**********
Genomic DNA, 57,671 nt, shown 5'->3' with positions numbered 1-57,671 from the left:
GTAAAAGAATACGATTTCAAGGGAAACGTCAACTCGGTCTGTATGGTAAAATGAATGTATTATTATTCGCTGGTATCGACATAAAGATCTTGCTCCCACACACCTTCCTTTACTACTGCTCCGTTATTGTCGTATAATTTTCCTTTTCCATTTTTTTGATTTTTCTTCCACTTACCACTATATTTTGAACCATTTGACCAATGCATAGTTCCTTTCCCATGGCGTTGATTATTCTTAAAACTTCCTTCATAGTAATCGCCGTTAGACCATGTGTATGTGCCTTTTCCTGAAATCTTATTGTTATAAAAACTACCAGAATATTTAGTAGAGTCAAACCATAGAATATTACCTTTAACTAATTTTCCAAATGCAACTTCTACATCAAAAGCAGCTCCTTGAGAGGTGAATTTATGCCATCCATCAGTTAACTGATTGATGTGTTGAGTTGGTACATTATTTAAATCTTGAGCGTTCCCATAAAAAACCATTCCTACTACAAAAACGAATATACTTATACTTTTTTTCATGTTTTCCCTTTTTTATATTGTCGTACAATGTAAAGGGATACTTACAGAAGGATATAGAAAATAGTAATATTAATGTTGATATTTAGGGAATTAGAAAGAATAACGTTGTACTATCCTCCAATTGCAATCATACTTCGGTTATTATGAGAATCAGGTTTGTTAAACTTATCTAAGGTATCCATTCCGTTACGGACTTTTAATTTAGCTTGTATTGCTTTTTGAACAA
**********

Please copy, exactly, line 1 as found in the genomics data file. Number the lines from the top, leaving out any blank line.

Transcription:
Genomic DNA, 57,671 nt, shown 5'->3' with positions numbered 1-57,671 from the left: